What Do Antibiotics Do To Your Gut Health?
Antibiotics are an invaluable part of modern medicine. In 1928, Alexander Fleming discovered the first antibiotic, penicillin. Over a century later, penicillin and many other antibiotics have saved the lives of millions of people. While there are many benefits of antibiotics, it’s important to know what antibiotics do to your gut health.
What Do Antibiotics Do?
Antibiotics fight infections by either stopping the reproduction of bacteria or destroying them. Usually, our body’s immune system is capable of killing off bacteria before it can multiply. White blood cells attack harmful bacteria, even if you’ve experienced symptoms, the body is equipped to fight off bacteria naturally. However, there are times when the immune system needs a push, this is when antibiotics are prescribed.
Antibiotics: Good or Bad For Us?
Antibiotics, when vital, are good for you. Antibiotics, when not necessary, are bad for you. There are many infections where antibiotics are crucial:
- Ear & sinus infections
- Dental infections
- Skin infections
- Strep throat
- Cladd & kidney infections
- Bacterial pneumonia
- Whooping cough
When antibiotics are not needed, they can wreak havoc on your gut’s ecosystem, which is why there are many professionals who strongly advise against taking antibiotics, unless absolutely necessary.
Are Antibiotics Harmful?
Your body’s microbiome is the thriving ecosystem living in and on your body. Our bodies are made up of both good and bad bacteria. Ideally, 85% of your body will contain good bacteria, and 15% of the unwanted bacteria can make you feel sick or under the weather. Good bacteria supports and regulates the immune system, helps you absorb nutrients, digest food properly, balance blood sugar levels, and keep your emotions in check.
Antibiotics can’t distinguish between good and bad bacteria. Therefore, destroying all good and bad bacteria in your gut’s microbiome, leaving you with adverse digestive effects. These effects include:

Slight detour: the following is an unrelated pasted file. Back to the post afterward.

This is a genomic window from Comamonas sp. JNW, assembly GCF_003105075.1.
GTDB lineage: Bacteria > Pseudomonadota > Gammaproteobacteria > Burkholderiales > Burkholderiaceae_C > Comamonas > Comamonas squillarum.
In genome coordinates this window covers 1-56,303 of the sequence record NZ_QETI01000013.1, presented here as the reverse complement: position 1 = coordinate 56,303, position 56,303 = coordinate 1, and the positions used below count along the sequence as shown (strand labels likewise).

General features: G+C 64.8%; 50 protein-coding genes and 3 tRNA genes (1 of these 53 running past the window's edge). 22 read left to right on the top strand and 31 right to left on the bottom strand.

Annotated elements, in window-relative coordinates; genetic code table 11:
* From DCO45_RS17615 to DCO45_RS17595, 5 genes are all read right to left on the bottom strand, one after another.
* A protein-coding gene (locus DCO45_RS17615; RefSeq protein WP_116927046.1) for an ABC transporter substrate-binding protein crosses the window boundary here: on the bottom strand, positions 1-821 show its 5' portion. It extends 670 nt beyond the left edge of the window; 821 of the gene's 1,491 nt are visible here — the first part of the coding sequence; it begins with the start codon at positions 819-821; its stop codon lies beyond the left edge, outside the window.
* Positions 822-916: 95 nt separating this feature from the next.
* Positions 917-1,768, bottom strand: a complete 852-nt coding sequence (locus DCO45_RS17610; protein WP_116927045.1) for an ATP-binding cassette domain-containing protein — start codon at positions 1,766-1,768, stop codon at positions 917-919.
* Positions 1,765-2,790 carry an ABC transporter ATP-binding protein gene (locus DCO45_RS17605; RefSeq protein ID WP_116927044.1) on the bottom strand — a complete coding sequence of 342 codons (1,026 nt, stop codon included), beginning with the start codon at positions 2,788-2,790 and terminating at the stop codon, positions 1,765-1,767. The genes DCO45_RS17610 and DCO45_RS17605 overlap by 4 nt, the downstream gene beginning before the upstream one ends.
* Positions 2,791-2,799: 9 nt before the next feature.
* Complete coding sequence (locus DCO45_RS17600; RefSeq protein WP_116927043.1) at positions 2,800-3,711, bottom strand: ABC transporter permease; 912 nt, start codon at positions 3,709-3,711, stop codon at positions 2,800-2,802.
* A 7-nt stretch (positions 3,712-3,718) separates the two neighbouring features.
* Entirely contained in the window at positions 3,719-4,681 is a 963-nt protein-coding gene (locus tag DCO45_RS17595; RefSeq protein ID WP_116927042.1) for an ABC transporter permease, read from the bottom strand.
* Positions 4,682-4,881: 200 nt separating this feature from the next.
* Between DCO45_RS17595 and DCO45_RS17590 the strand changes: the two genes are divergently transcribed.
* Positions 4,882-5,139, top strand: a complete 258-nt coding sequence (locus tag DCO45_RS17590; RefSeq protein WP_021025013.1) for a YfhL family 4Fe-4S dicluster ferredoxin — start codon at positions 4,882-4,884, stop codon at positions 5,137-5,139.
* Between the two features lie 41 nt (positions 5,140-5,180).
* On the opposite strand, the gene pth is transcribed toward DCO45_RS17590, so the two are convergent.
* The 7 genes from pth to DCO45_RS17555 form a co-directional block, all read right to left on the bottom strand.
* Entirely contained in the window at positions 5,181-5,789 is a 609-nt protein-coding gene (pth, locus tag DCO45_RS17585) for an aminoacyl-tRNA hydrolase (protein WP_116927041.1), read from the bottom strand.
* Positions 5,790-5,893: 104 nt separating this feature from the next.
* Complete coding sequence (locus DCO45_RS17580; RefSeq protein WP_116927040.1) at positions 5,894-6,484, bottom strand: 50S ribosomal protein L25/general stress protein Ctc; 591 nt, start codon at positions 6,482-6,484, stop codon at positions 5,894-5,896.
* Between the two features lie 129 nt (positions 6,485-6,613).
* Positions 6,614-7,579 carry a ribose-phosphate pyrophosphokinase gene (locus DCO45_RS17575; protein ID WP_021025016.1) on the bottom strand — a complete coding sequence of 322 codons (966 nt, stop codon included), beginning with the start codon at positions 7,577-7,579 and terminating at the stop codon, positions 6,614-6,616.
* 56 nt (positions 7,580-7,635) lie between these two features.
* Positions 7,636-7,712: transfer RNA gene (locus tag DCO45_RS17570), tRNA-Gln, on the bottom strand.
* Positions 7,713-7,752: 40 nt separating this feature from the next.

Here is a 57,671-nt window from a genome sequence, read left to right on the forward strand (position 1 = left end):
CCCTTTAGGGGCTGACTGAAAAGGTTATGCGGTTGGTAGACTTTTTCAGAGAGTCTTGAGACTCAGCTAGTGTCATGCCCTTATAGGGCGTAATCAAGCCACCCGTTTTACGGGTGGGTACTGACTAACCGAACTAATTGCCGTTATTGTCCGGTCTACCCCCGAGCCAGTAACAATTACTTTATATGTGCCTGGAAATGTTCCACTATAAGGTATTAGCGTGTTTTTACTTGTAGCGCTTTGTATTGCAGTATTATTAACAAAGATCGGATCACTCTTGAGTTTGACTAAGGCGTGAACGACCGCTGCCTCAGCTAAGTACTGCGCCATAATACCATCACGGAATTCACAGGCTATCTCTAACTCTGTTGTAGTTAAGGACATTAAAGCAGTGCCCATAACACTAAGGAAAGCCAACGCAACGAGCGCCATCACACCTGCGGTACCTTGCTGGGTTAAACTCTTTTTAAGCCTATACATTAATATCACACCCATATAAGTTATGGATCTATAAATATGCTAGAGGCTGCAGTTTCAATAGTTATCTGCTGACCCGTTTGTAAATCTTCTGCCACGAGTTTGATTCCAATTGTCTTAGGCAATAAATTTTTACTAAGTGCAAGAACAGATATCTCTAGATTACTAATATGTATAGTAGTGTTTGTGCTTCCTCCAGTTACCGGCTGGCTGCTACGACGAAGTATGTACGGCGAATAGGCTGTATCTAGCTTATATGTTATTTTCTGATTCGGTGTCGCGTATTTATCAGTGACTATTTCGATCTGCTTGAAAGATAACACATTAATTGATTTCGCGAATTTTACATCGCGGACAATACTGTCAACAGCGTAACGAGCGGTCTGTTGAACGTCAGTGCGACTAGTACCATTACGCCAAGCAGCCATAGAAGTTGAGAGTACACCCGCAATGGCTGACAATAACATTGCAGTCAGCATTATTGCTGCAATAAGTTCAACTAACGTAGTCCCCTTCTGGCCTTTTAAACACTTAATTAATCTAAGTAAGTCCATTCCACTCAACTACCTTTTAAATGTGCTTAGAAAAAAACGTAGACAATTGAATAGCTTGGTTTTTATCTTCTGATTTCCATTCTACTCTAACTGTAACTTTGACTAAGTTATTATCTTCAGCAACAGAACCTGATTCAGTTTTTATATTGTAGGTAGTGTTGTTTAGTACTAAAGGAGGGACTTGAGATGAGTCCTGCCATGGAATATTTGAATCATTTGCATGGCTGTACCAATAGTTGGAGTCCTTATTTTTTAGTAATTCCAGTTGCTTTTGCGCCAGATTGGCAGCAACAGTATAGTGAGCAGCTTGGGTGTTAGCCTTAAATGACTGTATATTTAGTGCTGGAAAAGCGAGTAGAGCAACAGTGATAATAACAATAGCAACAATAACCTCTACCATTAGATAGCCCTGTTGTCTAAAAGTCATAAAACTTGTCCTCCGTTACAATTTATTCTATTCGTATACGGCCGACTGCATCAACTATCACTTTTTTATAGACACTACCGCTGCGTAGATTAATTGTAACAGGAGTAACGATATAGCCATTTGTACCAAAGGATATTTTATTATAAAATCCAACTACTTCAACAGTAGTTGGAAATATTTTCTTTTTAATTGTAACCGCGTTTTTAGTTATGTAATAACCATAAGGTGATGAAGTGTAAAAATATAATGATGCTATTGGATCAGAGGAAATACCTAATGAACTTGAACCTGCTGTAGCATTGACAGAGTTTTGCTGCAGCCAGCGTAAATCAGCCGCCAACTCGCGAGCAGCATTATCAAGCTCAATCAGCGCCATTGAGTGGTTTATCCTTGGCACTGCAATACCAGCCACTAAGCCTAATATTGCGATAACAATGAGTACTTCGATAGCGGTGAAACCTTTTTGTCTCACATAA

- Abdominal pain
- Loss of appetite
The side effects on your gut are mostly dependent on how long and how often you are taking a course of antibiotics. Too many antibiotics can increase the damage, but there are effective steps you can take to prevent losing your gut’s beneficial flora.
Restoring Your Gut Flora
Probiotics are essential for every healthy flora, but those affected by antibiotics should be more proactive in taking them daily. If you are currently on an antibiotic cycle, probiotics, given that they are bacteria themselves, should be taken a few hours apart from the antibiotics. Probiotics should also be taken after a course of antibiotics to restore gut microbiota.
Fermented foods are another powerful way to replenish your gut flora. This includes yogurt, cheese, sauerkraut, kombucha, kimchi, and more. Fermented foods have a higher volume of healthy bacteria, therefore, improving your gut’s microbiome.
Fiber, an extremely important aspect of your digestive system, can’t be digested by your body. Fiber can be digested by gut bacteria, which will stimulate their growth. Add fiber to your diet during and after antibiotic treatment to restore healthy gut flora. Some high fiber foods are:
- Whole grains
There you have it, everything you need to know about how antibiotics affect your gut health. If antibiotics are necessary, they should not be neglected. Always take the advisement of your doctor seriously, and take the appropriate steps in keeping your gut healthy. For the best physician care, request an appointment with GMP Medical today. Let our family take care of yours.
April 25, 2018 2:40 pm